NJ Nursing Shortage Has Reached Crisis Stage, State Nurses Association Says

 In Nurses Weekly

A recent study found that a third of nurses had left hospital bedside work in the past three years

Nurses — there haven’t been enough of them in New Jersey and in the country as well for many years. A study by the Health Professionals and Allied Employees union, the biggest union of registered nurses in New Jersey, found that a third of nurses have left the bedside in hospitals in the past three years.

Sandra Foley is head of the New Jersey State Nurses Association. She said nurses are just getting older.

“The average age of the nurse at this time is 52 years of age and then if you look before that, before the pandemic, and it wasn’t much different,” she said.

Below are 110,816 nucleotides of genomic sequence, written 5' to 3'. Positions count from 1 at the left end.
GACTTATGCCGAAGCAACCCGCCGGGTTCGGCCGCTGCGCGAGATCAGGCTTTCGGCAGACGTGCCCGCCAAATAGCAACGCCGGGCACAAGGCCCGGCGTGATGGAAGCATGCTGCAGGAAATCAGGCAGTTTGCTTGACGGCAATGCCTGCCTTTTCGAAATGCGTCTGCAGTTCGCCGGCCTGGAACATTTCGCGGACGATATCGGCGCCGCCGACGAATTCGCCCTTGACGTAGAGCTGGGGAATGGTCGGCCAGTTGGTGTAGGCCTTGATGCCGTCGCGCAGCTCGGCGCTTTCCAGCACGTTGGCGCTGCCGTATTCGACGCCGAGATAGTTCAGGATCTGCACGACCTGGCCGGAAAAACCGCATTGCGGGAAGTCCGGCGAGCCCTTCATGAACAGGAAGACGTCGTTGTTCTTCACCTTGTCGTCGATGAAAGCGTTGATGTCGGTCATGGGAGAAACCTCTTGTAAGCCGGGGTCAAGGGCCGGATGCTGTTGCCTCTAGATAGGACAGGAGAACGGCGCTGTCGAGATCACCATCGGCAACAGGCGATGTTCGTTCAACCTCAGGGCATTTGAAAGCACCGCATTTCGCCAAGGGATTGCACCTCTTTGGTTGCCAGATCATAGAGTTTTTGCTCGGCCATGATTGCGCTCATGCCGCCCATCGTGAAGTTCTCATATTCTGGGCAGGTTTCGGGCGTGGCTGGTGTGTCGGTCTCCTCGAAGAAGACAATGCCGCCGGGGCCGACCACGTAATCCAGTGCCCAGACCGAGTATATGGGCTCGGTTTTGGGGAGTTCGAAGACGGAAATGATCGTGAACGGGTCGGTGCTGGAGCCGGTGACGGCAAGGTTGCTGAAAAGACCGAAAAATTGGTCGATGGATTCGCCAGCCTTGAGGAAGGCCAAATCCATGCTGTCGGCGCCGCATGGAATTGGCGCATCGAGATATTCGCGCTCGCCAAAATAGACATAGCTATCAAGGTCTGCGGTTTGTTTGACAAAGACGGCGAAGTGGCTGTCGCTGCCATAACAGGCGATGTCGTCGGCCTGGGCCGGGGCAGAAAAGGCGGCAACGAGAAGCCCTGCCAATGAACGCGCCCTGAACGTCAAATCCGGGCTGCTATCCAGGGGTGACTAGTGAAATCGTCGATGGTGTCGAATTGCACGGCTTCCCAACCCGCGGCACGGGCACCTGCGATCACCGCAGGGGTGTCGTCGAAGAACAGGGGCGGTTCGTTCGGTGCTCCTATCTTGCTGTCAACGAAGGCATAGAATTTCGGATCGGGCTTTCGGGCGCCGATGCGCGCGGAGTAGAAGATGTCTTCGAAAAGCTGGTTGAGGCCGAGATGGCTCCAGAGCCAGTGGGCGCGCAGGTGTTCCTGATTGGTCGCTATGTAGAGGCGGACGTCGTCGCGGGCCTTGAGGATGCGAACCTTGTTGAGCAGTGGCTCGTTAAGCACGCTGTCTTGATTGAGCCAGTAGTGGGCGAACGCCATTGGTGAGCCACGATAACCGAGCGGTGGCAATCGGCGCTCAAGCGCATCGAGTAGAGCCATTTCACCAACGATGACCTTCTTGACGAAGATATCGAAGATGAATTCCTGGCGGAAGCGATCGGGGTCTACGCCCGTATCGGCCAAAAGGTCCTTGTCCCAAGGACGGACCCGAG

The study found though that newer nurses, those with five years or less on the job, were the most likely to consider leaving the bedside because of the staffing shortage which leads to burnout and stress.

“For the nurses, the registered nurses, the LPN’s (licensed practical nurse), and the APN’s (advanced practice nurse), Baby Boomers, going through this pandemic, and you know, we saw, you saw, we all saw what was going on, and they’re like you know what, this is just way too much,” said Foley.

“Emotionally it was very stressful and physically it was very stressful so I want to say post-pandemic, so it used to be you know we were in trouble, but now we’re in a crisis.”

(This story originally appeared in WBGO.org.)

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